The Jefferson City council at its May 12 meeting will consider making a $150,000, 10-year forgivable loan to T.J. Sebolt for use in developing a wresting academy.
Sebolt, a 2006 graduate of Centerville High School who compiled a 207-1 record, inspires awe among those familiar with wrestling. Columnist Chuck Offenburger calls him one of Iowa’s greatest wrestlers.” He calls Sebolt’s wish to relocate his “acclaimed” Sebolt Wrestling Academy to Jefferson “an economic development coup.”
Jefferson city council member Dave Sloan, after hearing a presentation by Sebolt at the April 28 meeting, called the planned academy “a plus-plus-plus” for Jefferson.
Sebolt Wrestling Academy would be in the old Safeway building north the Law Enforcement Center on S. Chestnut St. The building, which saw minimal use for decades, was renovated as an athletic training center by Jeff and Amy Schroeder and named “The Fieldhouse.” Greene County Youth Athletic Association purchased the building three years ago when the Schroeders left Jefferson.
Sebolt has operated Sebolt Wresting Academy for 11 years. He rents space at North Iowa Area Community College in Mason City and at ISU in Ames. He plans to consolidate both those locations into the Jefferson location. He and his wife Bethany plan to move to Jefferson with their two young daughters. According to T.J., they like small towns and they want their daughters to attend a small school and participate in small town sports.
The Sebolts are negotiating purchase of The Fieldhouse with GCYAA. They plan to do $40,000 in interior renovations at their expense, and $150,000 in façade work with the proposed forgivable loan. The exterior plans include installation of an overhead door, concrete repair and replacement, replacing windows, tuckpointing, and adding stone/brick wainscoating. Total project cost is $325,000.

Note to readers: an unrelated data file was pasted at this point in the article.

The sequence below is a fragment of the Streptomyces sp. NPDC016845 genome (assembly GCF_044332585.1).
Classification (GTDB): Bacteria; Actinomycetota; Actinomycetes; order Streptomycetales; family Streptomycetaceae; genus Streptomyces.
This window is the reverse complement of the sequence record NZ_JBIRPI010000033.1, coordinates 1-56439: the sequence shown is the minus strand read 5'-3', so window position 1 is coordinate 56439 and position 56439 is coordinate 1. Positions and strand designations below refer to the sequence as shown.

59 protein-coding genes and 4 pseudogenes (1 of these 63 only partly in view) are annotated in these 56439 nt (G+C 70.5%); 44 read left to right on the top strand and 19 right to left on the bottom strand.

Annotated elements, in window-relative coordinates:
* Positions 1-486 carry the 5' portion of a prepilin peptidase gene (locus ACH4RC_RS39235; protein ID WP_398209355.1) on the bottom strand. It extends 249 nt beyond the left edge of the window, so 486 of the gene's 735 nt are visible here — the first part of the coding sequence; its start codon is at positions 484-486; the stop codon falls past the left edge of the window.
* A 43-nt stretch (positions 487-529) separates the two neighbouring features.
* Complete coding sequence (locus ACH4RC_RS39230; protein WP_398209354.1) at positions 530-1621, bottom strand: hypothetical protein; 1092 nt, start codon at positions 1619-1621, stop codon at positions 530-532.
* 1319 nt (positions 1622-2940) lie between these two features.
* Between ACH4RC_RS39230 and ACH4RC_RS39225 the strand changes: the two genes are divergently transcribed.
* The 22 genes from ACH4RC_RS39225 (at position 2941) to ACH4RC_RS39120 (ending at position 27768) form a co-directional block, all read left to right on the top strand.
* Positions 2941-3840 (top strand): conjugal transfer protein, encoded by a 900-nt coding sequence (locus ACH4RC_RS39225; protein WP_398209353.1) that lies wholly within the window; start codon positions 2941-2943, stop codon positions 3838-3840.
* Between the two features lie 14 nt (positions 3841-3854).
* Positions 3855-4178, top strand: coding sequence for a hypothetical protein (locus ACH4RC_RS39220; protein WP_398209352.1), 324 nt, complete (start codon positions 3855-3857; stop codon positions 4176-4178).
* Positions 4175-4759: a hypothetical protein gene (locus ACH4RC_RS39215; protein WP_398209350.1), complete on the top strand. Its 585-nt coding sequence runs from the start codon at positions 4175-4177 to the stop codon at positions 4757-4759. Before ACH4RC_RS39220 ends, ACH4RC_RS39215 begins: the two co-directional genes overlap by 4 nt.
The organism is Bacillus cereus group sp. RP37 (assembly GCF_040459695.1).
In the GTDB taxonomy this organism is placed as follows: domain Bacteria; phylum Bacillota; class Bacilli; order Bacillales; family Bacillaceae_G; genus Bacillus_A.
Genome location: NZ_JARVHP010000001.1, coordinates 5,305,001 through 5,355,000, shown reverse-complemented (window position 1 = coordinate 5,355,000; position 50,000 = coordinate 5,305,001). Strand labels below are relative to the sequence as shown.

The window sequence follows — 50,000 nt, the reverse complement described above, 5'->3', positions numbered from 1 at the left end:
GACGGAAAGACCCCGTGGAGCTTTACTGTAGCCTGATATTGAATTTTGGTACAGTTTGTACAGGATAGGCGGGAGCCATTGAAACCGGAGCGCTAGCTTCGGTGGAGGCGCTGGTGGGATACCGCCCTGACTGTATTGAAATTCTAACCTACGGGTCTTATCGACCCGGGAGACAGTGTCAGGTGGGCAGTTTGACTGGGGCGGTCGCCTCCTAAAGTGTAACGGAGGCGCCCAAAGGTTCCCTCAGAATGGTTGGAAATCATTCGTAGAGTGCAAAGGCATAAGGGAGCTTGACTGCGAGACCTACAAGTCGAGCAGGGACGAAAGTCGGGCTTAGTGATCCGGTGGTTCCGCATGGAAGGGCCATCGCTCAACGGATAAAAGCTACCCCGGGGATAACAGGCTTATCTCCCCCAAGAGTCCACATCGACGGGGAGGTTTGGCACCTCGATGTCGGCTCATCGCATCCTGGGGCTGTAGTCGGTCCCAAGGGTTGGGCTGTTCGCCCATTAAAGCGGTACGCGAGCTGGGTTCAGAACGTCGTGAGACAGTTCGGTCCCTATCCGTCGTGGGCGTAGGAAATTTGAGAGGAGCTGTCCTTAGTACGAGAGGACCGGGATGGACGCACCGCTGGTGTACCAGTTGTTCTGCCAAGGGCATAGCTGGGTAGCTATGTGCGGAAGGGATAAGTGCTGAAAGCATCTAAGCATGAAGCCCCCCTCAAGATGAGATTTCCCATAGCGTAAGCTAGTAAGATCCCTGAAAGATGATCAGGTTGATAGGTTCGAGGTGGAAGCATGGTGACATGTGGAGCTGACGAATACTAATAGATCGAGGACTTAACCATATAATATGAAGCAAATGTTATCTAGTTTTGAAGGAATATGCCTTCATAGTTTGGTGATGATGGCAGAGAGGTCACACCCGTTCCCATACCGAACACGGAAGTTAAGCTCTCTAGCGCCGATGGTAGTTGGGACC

Sebolt will apply for a 5-year tax abatement.
T.J. Sebolt and his father Scott Sebolt, talked with the council via the digital meeting platform. The elder Sebolt is a financial partner in the project. According to them, parents will drive a considerable distance for an “elite” club experience for their youngsters. Some even move to where a wrestling academy is located.
At the 2020 state wrestling tournament, 10 state champions were Sebolt wrestlers. Eight runners-up, including Greene County freshman McKinley Robbins, were Sebolt wrestlers. Thirty-two placers in Classes 1A, 2A and 3A were members of the Sebolt Wrestling Academy.
Having the academy in Jefferson will be good for the city, Sebolt said, as wrestlers or their parents will buy fuel and meals in town. He said most parents don’t stay in the building while their youngsters work out, but find other places in go for that time.
The building is now tax-exempt as GCYAA is a not-for-profit organization. Taxes would be $5,800 on the building, city administrator Mike Palmer said.
“This is really exciting for Jefferson,” mayor Matt Gordon said after the Sebolts’ presentation.